How Calling Out Gossip Makes Communities Stronger (Especially Small Ones)

how to deal with gossip

It’s an unnerving experience hearing information you shared with a close friend make its way back to you from another source. How should you respond? Is it gossip if it stays inside your friend group?

The literal Mirriam-Webster definition of gossip is:

  1. A person who repeats stories about other people.

  2. Talk or rumors involving the personal lives of other people.

This definition very clearly reveals that the intent behind sharing information that doesn’t belong to you doesn’t need to be ill in order to make it gossip. If it’s not yours to share, it’s gossip, regardless of who you are sharing it with. Here is a helpful breakdown of how to call out gossip when you hear it.

Does the person who's sharing your information clearly have your best interests at heart in other circumstances? If yes, it’s time for an intentional and clear conversation about how the information you share with them is reserved for just them. It may be hard to confront the over-sharer, but it’s an important conversation if you want to maintain a healthy relationship with them. If it happens again, it’s probably time for some boundaries and a new set of expectations.

Sometimes, people share other’s information because it helps them feel connected to the person they are in conversation with and they know that they both have the individual’s best in mind. Even still, it comes across as using other people like cell towers of flesh and bone, bouncing information from one peak to the other, and flashing red lights of connection through the dark. But when you live your life in a small circle of friends or a community of people who care intentionally for one another, the protection of other people’s information becomes a line that you must learn to walk. People talk. Sharing happens. Abiding by the dictionary definition of gossip is a great place to start.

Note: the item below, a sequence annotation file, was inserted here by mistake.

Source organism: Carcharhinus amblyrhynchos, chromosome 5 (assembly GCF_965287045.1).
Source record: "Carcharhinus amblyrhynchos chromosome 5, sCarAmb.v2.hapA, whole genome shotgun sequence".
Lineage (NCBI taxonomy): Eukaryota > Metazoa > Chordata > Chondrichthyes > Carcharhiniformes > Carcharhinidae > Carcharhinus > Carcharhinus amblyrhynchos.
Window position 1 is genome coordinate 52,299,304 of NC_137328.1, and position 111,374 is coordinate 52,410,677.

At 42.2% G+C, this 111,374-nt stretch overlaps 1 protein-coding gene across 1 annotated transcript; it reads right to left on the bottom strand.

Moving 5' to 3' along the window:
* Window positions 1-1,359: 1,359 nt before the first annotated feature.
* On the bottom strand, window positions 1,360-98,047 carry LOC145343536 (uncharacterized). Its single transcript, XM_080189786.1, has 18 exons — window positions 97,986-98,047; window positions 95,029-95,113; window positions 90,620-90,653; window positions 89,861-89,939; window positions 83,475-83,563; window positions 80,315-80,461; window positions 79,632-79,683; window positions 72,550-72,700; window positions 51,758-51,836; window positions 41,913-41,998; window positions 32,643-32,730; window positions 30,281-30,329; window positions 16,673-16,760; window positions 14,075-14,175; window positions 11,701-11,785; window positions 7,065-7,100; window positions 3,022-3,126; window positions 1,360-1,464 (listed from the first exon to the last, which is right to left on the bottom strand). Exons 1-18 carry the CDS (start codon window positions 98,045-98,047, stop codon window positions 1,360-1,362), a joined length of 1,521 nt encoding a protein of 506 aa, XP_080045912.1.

Call it out, even if it scares you

The practice of calling out what you hear can be tough, especially if you’re afraid of conflict, but it allows for you and the other person or persons involved to create a blank slate of expectations between you. Clear expectations are some of the most valuable characteristics of strong relationships. By practicing the tough things, you’re adding relational value to an already established connection. If calling out gossip goes unspoken, it can create lasting bitterness between you and that person you were once so connected to.

Be mindful of what you share with who

In order to protect your information and someone else's, you also may want to establish a closer confidant you trust to be your sounding board before sharing with just anyone. From there, you can determine when the time is right (if ever) to share with a larger group. The truth of any community is that not everyone has the same level of relationship. So when you intentionally invite another person into your story, you’re creating a stronger network within your community by choosing how information gets delivered and shared, honoring a smaller room for error.

Own your mistakes

Ultimately, you know what you can put up with. You are also responsible for owning what you say and apologizing when you cross the line in sharing information that isn’t yours. This is another opportunity for growth in your community because you have the ability to set a precedent of asking for forgiveness and admitting that you did something that put your relationship with another in jeopardy.

Honor healthy vulnerability

Vulnerable people make vulnerable communities. Vulnerability is strengthened by intentionality and awareness, so don’t be afraid to put into practice what is going to best honor your friendships and your community when it comes to sharing another’s information, even if it’s good news!